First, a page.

Aka: Rendel: Dark Vengeance. Directed by Jesse Haaja. Starring Kristofer Gummerus, Rami Rusinen, Renne Korppila, Johnny Vivash, Bianca Bradey, Sheila Shah, Alina Tomnikov. Finland 2017 105 mins Certificate: 15
Out now on DVD and Digital from Universal.
You could be forgiven for not being massively enthusiastic about a Finnish superhero movie following the gloomy urban adventures of a kind of downbeat Deadpool: a black leather-clad, silent vigilante. Before you ask...it’s another origin tale with a suitably grim back story for our crime-fighting hero and, yes, it does have the genre-standard, circling helicopter shot of the protagonist on top of a tall building at the end – his sombre oiceover defiantly announcing his identity, just in case we had forgotten it already. And it has a mid-credit set up for the inevitable sequel, following the current trend of no movie ever having an actual, proper ending. There probably won’t be a McDonalds tie-in, but you do also get a marketable rock soundtrack plus a marketable rock soundtrack that pivots around “Wonderman” by The Rasmus and the wonderfully named Finnish funk band Eternal Erection.
Highly familiar territory, for sure, though debuting filmmaker Jesse Haaja gives it everything he’s got, largely forsaking the modern phenomenon of CGI blurry things hitting each other in favour of old-school face-pummelling action scenes – the kind that you would enjoy with your dad on 18-rated VHS tapes back in the day. It’s beautifully shot by Tero Saikkonen so that the (inevitably) rainy, overcast / nocturnal urban backdrop has style and atmosphere rather than looking glum and underlit. Visually, it’s one of the stand-out recent superhero movies on the lower budget end; we’re guessing the whole production cost less than a week’s worth of Rocket Raccoon’s vet bills). Tuomas Kantelinen’s rich, stirring score – with its muscular, Elfman-influenced theme for Rendel – lends it further production value. The narrative and stylistic model errs much closer to the current wave of harder-edged Netflix Marvel adaptations (notably THE PUNISHER), but the best news is you don’t have to wade through around 12 hours of “character development” and backstory to get to the juicy hour or so of strategically placed head-crunching violence.
“Now listen you spineless and immoral bastards…” growls the commanding voiceover of the eponymous Rendel (Kristofer Gummerus) at the outset of the movie. Rendel has become a dark avenger on the streets of Mikkeli, where unemployment is growing, homelessness is becoming an epidemic and the ultra-shady CEO of VALA (a slippery bastard with a cane and a pin striped suit) is bragging about single handedly reviving the local economy courtesy of a special licence to test vaccines on children in developing countries. Guided by a mysterious, beautiful blonde, Rendel recalls the family tragedy that led him to his current existence as a super-strong figure of brutal justice in a city stifled by the immoral, rich minority.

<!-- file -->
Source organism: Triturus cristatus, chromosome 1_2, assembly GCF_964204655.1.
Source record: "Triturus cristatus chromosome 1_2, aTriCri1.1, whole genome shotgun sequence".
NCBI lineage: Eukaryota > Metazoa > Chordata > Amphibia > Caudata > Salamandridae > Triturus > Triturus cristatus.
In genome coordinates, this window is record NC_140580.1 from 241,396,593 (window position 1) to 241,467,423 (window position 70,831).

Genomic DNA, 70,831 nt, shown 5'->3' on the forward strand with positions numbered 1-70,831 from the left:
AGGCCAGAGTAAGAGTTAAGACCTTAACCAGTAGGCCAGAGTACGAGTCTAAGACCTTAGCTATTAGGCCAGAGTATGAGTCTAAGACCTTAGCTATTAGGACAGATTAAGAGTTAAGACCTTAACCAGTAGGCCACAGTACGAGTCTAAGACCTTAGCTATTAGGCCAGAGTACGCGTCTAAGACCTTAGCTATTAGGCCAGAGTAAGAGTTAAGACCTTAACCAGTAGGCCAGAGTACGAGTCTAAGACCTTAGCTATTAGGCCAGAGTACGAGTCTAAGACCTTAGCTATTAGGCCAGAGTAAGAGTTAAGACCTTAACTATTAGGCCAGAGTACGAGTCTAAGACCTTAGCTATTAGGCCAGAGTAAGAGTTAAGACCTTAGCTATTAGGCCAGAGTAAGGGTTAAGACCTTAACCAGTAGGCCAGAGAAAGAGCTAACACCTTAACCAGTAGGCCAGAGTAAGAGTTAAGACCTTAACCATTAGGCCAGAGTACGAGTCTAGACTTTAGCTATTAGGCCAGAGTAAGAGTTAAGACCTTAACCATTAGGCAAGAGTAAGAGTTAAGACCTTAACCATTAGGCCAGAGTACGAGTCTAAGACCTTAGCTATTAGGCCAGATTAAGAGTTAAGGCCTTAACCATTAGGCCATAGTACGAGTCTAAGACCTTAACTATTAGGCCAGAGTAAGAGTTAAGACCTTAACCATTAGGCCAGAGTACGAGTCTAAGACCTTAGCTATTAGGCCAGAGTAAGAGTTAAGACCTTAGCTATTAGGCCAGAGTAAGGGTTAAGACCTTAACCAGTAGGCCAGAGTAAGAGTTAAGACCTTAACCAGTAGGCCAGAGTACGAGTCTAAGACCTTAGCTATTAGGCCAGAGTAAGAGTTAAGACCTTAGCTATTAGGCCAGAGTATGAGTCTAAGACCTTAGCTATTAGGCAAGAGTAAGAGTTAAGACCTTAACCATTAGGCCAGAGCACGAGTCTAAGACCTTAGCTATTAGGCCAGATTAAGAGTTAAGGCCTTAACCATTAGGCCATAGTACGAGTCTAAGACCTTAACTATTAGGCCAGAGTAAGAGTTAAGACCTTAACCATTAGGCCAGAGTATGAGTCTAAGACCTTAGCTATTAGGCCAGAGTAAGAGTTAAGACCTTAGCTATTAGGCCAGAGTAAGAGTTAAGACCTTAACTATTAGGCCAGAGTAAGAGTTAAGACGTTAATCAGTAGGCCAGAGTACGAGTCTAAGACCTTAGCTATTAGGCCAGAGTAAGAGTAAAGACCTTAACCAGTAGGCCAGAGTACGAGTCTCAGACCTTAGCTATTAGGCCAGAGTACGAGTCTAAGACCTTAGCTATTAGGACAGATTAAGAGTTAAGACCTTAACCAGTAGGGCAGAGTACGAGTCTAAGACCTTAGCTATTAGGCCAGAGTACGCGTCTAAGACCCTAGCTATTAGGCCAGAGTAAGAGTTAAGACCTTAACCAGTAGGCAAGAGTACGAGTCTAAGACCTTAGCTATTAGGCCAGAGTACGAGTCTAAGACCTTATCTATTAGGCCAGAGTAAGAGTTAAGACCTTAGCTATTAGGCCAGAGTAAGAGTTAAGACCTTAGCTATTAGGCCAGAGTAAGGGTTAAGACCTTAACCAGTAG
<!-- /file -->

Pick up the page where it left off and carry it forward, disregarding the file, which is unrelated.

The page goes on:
Refreshingly, the film refuses to disappear up its own self-serious arse in the vein of some of the self-consciously “dark” contemporary fantasy flicks. Haaja balances it out with an appealing vein of playful and / or dark humour. Someone comments disparagingly “black leather is so last season” while dopey henchmen cleaning up the bloody mess left by VALA take selfies and misunderstand seemingly straight forward instructions to “take care” of someone. “I sure could have had better use for the sperm that made you” is probably the stand-out quote of this, or any other Finnish-made superhero movie this year. A knowing dialogue reference to “moving into Phase 2” is perhaps the most direct jokey nod to the Marvel empire.
This well paced, nicely cast picture revolves around a likeable protagonist: Kristofer Gummerus has an appealing Everyman screen presence as the nice family guy who loses his livelihood, facing the common 2019 anxiety of not being able to financially support his wife and young daughter…before things get far worse. If the symbolic sub-plot about his daughter’s broken toy horse and the tinkly piano-accompanied cuddly family moments are undeniably sentimental, the film’s ultimate depiction of why he became a masked vigilante presents one of the most shocking sequences in the modern superhero movie cannon. Haaja doesn’t flinch from scenes of women being beaten up, murdered kids and power drills troubling eyeballs, though the movie has heart and wit to even out the intensity of its impressively ruthless – and frequent – outbreaks of lean, mean ultra-violence.
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